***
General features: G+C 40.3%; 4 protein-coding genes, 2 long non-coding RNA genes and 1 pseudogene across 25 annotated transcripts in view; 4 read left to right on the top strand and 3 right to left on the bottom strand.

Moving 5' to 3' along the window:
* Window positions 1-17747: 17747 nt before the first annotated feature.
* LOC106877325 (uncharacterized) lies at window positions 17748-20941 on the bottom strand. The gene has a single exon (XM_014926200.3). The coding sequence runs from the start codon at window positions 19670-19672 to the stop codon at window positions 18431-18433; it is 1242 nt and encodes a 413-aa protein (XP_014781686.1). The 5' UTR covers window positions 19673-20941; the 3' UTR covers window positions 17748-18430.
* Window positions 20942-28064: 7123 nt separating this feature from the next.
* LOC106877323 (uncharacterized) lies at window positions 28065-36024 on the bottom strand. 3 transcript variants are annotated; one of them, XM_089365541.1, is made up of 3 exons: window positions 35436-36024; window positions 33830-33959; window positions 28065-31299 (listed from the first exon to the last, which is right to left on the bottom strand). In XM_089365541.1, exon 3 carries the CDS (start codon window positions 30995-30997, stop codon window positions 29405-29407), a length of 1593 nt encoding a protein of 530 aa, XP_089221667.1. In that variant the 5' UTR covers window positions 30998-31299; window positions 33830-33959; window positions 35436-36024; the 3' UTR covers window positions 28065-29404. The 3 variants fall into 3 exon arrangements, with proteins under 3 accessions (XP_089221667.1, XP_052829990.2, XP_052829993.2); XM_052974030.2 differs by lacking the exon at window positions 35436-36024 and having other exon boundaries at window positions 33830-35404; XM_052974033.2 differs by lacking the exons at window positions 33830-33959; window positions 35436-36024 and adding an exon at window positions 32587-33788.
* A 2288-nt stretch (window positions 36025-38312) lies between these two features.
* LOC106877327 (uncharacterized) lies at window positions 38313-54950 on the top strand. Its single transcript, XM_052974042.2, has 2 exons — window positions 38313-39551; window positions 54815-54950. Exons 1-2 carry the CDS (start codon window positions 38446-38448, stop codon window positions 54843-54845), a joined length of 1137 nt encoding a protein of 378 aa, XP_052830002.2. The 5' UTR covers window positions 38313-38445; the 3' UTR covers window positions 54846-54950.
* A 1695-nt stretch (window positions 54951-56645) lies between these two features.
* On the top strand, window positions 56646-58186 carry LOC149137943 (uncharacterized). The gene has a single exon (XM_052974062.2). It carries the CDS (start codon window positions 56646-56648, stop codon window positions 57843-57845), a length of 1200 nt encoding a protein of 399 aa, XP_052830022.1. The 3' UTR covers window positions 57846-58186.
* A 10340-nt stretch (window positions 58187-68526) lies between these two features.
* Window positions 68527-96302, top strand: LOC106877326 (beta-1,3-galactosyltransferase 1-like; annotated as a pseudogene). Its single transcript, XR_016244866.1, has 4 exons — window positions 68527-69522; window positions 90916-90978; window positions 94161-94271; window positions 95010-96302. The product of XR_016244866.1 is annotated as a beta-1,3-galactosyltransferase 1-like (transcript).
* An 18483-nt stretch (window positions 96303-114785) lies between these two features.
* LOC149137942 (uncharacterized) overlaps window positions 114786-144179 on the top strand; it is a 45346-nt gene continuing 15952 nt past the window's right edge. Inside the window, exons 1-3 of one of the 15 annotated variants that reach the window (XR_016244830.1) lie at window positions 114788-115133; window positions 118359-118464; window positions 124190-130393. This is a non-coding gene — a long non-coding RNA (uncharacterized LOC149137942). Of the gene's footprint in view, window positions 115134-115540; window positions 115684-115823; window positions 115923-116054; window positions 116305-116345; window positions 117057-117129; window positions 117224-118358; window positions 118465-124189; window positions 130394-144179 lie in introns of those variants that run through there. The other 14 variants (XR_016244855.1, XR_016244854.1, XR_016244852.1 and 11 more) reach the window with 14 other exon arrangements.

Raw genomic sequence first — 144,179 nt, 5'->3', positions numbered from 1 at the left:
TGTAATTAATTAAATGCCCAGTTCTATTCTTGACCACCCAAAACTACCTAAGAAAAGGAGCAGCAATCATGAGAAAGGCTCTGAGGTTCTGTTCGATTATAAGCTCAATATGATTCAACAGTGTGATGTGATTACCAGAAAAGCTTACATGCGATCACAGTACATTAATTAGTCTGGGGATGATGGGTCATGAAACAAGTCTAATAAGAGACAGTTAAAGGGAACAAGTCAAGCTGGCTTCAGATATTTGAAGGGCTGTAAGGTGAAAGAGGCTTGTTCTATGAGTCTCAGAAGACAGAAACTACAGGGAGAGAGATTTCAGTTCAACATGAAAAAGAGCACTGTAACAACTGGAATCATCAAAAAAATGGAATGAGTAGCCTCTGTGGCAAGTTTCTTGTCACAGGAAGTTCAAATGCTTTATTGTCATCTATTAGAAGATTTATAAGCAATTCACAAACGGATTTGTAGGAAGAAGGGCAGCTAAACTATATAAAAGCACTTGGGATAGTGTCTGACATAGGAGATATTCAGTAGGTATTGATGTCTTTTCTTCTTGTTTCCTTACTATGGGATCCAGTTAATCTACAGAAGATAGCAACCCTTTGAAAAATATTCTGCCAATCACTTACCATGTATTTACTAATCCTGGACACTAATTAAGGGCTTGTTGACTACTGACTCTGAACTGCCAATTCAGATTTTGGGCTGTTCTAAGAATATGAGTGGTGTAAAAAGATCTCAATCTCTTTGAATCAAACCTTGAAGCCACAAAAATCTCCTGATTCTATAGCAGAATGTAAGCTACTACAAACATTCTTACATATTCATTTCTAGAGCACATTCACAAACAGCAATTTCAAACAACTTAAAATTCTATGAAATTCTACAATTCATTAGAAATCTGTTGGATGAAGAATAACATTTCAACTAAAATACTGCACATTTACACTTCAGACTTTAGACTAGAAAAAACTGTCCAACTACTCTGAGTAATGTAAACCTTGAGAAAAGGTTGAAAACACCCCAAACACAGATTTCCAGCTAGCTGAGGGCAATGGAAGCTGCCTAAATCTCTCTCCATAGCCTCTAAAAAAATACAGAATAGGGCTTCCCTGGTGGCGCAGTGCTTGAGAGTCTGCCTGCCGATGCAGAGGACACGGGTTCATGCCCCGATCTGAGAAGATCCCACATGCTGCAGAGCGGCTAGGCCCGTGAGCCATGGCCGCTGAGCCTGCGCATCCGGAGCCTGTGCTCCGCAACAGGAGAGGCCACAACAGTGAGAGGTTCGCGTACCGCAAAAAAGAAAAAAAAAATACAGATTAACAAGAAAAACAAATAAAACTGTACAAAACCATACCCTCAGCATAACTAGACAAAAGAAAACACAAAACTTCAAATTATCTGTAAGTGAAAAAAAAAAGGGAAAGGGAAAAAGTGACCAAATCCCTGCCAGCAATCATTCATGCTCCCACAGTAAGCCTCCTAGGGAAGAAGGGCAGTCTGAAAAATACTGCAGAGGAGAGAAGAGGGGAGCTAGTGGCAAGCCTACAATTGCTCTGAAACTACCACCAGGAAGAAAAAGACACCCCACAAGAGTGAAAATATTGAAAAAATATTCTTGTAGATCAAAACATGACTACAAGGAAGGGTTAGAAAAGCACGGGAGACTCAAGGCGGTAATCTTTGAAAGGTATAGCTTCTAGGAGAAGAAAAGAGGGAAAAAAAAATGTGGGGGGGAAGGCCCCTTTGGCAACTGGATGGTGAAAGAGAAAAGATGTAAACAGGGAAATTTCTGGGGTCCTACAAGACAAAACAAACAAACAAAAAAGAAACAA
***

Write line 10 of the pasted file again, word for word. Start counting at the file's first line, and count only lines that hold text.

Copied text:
* On the top strand, window positions 56646-58186 carry LOC149137943 (uncharacterized). The gene has a single exon (XM_052974062.2). It carries the CDS (start codon window positions 56646-56648, stop codon window positions 57843-57845), a length of 1200 nt encoding a protein of 399 aa, XP_052830022.1. The 3' UTR covers window positions 57846-58186.